quick tech Q: how to prep for paint?
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  1. #1
    Rods 'n' Sods Junkie alistair's Avatar
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    quick tech Q: how to prep for paint?

    Hey guys, its probably as long since I passed my driving test as I built a model kit but I spotted a couple of kits on clearance in a local shop and picked them up.

    Now I've bought spray cans to paint them and I remember as a kid not having very good results - althouth I tried using car paint from the local spares shop etc...

    Meh.

    So do I need to do anything to ensure a good adhesion? I'd thought of washing the kit parts (body, hood, etc.) and maybe using a washing up pad on them?

    Or am I over-thinking this...

    Cheers

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    Official RnS Addict eviltwin's Avatar
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    hello alistair.

    first of all you need a good car primer, some 200, 600 and 1200 grade emery paper. you need to sand the surface to create a key for the primer, once all the glossy surface has been sanded, wash the body with warm water and a brush. the brush will aid the dispersal of swarf in the nooks and crannys. let the body air dry and then lay on two to three thin coats of primer and let dry for 48 hours. use the 600 grade and wet sand the surface, but don't worry about going through to the plastic as the idea is to get rid of the high spots. wash the surface as you did before and let air dry and repeat the process until the surface is totally smooth and covered in primer.

    when you are happy, apply colour and you may wish to do the same as i do, colour sand and finally clear coat, sand and polish.

    hope this helps.

    steve

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    I'm a grown up member now ! ttoli's Avatar
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    Firstly are the bodies warped?, hot water and leverage will sort it out, mold lines?, sand them down either flexi files or nail buffers (Superdrug), wash the body/Panels with soap/ washing up liquid,rinse and allow to dry , shake F:****er: out of the cans and warm in a jug of hot water, prime, allow to gas out (Sniff the body- if you can smell solvents, it aint dry), light sanding with 800 grit, address any problem areas,prime if needed,(Wash and dry again) and you're ready for the 1st mist coat, arches, engine bay and boot, again allow to gas out, then build the coats up from there . Main thing is let it dry properly (if you can smell solvents, it aint dry), then its your choice, clearcoat or Brasso, Meguires scratch X , polish.

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  6. #4
    Rods 'n' Sods Junkie alistair's Avatar
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    Cheers, I am just using modelling spray this time around so I don't think I need to be quite so enthusiastic, I bet if I tried colour sanding a model kit I'd sand out all the detail mouldings! I've not built one in 20+ years...

    I'll post my results...

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    Official RnS Addict Cycolac Fan's Avatar
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    Everything above is excellent advice but I hope the guys won't mind if I add to what's already been said.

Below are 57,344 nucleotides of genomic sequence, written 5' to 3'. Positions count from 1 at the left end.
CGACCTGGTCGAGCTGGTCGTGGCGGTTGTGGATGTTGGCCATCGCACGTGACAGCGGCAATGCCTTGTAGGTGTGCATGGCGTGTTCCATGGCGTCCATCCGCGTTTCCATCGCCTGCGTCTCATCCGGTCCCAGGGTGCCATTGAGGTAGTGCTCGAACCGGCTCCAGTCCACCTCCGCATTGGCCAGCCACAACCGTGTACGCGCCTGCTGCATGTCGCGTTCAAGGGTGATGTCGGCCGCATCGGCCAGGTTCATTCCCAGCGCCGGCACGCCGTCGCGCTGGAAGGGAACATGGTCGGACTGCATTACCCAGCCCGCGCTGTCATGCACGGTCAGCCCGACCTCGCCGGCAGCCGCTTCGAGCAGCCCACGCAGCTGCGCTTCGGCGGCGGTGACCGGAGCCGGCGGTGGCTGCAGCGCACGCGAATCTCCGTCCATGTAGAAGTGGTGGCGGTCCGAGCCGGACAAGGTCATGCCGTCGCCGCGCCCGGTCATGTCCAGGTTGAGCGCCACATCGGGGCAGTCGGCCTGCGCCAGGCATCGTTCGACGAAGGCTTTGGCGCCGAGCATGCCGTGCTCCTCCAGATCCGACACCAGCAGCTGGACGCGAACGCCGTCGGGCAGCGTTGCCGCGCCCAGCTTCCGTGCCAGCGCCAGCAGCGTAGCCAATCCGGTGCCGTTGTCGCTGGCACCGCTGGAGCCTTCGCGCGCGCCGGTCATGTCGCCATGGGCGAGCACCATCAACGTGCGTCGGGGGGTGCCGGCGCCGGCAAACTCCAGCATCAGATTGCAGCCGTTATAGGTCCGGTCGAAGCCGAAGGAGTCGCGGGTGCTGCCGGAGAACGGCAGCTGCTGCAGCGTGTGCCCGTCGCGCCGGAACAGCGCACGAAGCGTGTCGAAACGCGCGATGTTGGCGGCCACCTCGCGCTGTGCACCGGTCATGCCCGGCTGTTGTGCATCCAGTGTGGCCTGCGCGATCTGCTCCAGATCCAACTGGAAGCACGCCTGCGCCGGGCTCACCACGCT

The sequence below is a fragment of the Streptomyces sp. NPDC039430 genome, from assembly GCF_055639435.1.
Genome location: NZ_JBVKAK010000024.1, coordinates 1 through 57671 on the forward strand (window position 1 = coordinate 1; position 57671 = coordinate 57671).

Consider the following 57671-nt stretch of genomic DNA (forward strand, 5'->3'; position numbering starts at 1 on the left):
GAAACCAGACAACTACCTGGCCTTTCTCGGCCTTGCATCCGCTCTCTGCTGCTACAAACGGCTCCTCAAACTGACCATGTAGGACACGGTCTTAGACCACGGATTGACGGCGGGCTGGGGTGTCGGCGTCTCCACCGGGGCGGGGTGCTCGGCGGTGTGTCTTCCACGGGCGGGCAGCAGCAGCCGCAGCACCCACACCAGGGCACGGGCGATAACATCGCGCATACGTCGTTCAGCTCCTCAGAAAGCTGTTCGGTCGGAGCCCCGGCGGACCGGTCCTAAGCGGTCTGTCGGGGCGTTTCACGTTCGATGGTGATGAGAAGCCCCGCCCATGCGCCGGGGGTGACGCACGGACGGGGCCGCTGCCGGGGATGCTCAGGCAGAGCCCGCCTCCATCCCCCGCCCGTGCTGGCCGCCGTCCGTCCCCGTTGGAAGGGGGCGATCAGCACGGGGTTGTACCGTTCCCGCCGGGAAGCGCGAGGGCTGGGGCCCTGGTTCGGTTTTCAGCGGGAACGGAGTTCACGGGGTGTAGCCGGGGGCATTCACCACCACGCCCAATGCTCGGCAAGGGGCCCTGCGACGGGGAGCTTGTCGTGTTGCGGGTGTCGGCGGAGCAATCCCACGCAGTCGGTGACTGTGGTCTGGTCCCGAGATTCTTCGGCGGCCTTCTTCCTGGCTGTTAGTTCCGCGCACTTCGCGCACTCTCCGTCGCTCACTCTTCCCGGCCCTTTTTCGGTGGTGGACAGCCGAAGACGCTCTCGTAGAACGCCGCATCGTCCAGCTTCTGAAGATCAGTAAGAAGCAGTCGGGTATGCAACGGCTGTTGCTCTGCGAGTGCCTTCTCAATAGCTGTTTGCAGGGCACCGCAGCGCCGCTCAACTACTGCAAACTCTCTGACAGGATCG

Most paints today are compatible between manufacturers, I tend to use Halfords' for everything. However if you've got some older paints you might want to try it on the underneath of the body or the chassis where mistakes or bad paint reactions are easier to hide. The old Car Plan stuff didn't even like its own primer sometimes.

    Mount the body on an old coat hanger or similar bent to shape where it can be hung up to dry. I use masking tape to secure it to the hanger. Like so:



    same '61 Plymouth but different time (I change the masking tape on the inside of the bodyshell frequently since it often dries out or becomes soaked by paint and once you drop a freshly painted 'shell on the dusty carpet...)



    It's a good idea to warm the can before spraying but beware of using very hot water - cans are under enormous pressure (especially when full) and can explode with nasty results. If the water's too hot for your hand it's way too hot for the can. Warm it, don't heat it.

    Dry the water off the outside of the can throughly, it's depressing to have nice paint ruined by tap water splashes.

    Wear a mask and preferably eye protection too, if it's windy paint overspray goes everywhere - your face, the missus' new white kitchen worktop, your 25 stone neighbour's Harley Davidson...

    When applying paint, dust on the first coats of primer by keeping the can about 2 or 3 feet away and build the paint up gradually.
    Do the same with the first few coats of colour, you want it almost drying as it touches.
    That way the next coats will grip and are less likely to flow away from panel lines or raised parts on the body.

    Get a bit closer with the colour coats and keep the can moving or the paint will build up in one place. It's always easier to add more paint than remove it.

    Painting outside is the best way to find out just how much dust there is in atmosphere. Wasps and cats seem to enjoy having a good look at shiny paint too.

    Getting paint on smoothly can take years of practice so don't get discouraged.
    And please do show us the results.
    Mike
    Last edited by Cycolac Fan; 05-05-2011 at 23:48.

  8. #6
    Rods 'n' Sods Junkie alistair's Avatar
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    Thanks for that. I've gone on a bit of a buying spree, just starting doing some building now.

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